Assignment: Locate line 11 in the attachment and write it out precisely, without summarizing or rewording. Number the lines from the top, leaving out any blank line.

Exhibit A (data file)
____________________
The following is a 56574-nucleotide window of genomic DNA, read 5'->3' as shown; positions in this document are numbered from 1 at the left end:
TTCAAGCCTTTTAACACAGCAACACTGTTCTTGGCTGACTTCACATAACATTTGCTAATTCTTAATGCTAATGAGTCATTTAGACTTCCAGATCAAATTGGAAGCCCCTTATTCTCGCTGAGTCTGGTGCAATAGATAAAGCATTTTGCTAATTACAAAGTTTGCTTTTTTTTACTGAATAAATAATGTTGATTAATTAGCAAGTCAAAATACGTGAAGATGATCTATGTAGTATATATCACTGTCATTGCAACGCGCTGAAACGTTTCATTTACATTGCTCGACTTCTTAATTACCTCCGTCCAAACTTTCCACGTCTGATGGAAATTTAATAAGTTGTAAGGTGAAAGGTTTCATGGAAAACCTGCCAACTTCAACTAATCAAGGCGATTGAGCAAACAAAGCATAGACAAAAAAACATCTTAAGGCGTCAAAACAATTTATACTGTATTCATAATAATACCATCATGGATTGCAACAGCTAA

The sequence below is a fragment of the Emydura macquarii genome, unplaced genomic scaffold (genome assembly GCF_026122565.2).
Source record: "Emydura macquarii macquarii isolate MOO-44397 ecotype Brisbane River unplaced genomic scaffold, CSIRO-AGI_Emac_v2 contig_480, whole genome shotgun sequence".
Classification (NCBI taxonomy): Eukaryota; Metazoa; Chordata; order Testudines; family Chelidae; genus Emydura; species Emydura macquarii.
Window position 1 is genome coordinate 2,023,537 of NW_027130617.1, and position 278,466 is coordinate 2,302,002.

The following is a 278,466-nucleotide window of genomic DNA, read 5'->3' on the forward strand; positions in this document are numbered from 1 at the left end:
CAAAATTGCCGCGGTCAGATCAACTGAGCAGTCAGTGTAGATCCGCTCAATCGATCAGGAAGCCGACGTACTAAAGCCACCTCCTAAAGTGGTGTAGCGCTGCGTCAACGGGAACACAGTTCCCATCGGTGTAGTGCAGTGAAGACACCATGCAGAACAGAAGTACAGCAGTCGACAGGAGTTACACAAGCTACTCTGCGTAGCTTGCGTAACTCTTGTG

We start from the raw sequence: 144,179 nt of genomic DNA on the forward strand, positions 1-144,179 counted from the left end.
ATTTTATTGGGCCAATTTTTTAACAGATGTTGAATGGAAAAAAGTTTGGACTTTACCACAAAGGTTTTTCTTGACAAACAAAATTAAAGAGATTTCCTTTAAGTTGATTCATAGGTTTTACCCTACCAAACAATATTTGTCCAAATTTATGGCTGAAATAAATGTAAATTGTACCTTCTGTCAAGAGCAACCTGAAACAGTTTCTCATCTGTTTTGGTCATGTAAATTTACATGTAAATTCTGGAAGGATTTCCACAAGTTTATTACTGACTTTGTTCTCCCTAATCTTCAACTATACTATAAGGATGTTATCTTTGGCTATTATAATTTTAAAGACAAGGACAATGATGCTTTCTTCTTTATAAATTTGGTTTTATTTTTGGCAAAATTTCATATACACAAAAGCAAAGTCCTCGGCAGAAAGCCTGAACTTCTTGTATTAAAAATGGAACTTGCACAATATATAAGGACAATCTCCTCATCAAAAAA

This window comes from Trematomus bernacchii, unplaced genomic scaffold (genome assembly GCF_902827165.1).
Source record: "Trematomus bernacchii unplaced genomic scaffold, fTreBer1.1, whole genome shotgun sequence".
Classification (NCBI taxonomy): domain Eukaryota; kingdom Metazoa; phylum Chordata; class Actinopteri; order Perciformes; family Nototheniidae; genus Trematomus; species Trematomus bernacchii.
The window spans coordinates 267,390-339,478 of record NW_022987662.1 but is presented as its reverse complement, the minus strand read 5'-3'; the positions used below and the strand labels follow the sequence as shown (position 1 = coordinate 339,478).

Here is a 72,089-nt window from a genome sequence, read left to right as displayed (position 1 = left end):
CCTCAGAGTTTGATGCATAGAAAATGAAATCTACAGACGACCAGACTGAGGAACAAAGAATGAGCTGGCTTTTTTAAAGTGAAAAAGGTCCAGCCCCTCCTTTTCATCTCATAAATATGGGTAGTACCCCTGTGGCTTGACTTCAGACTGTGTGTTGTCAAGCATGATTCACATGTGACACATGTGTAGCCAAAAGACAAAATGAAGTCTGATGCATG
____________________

This window comes from Trematomus bernacchii, unplaced genomic scaffold (genome assembly GCF_902827165.1).